Clearly, this advice sucks. Yet, these ideas persist and are effectively used against victims. I continue to have to explain, both in the courtroom and out, why this type of thinking is profoundly enabling to rapists.
Here are pieces of the truth. What I have learned from my work with offenders is this:
Offenders have an effective public persona. They exploit our beliefs that we are good judges of character.
Accurate hindsight focused on the offenders’ choices reveal how they create and exploit vulnerabilities of their victims.
Offenders groom the environment and activate retaliation. Prior to the assault, the offender has engaged manipulations of the audience’s perception of the victim, the offender, and the assault. This foundation is also what motivates retaliation against the victim following the victim’s report of the assault.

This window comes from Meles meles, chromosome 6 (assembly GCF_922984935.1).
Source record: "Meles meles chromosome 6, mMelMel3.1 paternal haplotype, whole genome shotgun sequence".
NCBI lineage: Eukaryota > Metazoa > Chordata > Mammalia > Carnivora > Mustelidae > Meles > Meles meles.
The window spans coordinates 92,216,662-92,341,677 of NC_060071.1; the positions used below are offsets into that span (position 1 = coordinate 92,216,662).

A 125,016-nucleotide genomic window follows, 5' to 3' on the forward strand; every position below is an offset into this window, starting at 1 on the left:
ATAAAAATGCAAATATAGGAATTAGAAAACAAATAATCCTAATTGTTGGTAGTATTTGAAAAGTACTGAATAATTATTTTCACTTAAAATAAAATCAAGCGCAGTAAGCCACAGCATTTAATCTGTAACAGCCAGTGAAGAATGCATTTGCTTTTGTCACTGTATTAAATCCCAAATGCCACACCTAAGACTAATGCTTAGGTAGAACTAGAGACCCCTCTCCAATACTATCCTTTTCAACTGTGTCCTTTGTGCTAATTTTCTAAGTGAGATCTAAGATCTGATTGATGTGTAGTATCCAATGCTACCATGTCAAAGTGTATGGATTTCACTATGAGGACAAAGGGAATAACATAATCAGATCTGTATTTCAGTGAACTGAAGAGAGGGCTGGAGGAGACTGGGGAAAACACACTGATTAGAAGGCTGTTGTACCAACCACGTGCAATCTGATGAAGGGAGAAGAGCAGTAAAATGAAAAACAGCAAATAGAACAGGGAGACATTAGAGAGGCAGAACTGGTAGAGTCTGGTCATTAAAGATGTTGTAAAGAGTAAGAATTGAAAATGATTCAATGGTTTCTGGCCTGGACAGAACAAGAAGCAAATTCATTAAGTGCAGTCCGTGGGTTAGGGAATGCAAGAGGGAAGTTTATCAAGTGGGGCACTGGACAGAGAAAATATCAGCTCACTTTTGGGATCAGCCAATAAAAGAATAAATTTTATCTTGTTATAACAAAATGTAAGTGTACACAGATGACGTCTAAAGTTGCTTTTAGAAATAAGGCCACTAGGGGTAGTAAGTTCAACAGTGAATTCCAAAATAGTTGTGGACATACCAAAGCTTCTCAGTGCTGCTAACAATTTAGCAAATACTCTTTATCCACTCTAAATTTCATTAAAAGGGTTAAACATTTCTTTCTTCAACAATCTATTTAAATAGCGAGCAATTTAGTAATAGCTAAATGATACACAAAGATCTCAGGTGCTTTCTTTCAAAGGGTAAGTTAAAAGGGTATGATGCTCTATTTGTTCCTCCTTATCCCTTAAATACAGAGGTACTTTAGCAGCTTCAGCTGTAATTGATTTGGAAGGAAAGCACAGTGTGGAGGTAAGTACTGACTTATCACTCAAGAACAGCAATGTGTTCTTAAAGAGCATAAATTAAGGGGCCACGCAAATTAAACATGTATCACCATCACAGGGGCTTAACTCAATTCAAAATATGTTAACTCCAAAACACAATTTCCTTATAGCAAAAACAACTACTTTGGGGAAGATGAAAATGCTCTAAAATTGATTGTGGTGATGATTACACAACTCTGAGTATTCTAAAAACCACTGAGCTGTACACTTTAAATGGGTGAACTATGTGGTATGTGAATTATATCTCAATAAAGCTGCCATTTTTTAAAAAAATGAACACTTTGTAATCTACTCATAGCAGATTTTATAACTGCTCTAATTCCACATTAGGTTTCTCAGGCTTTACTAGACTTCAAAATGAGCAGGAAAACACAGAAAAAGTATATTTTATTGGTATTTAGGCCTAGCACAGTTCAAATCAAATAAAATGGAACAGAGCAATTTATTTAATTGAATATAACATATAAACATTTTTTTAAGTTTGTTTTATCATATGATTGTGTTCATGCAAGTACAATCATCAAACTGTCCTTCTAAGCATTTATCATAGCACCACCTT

Offenders are adept at camouflaging their offense behaviors.
Offenders are masters at exploiting myths, misinformation, and the human frailties of trust, love, hope.
Offenders rely on the fact is it easier to believe that victims will lie than to believe in rape.
Better tips? There are people who will believe and not blame you. Many of these people include informed, committed individuals throughout the criminal justice system. Don’t be afraid to ask for support. During the assault, fight if you can. Resistance can make a difference, but realize you are making the best choices you can in the situation. Try to tell the best you know how. Tell as much as possible, even if you are afraid it makes you look bad. What you are telling might reveal the offender in ways you don’t understand.
This is easier when you believe there is nothing you can do to make someone rape you. Hold people accountable for sexual respect and boundary violations. Break free from socialization to be polite to someone who is ignoring our “no.” Stop the erosion of respect through sexual harassment. Understand and reject the burdens of silence and consequences that the offenders shift to their victims.
I hope someday, I am out of a job.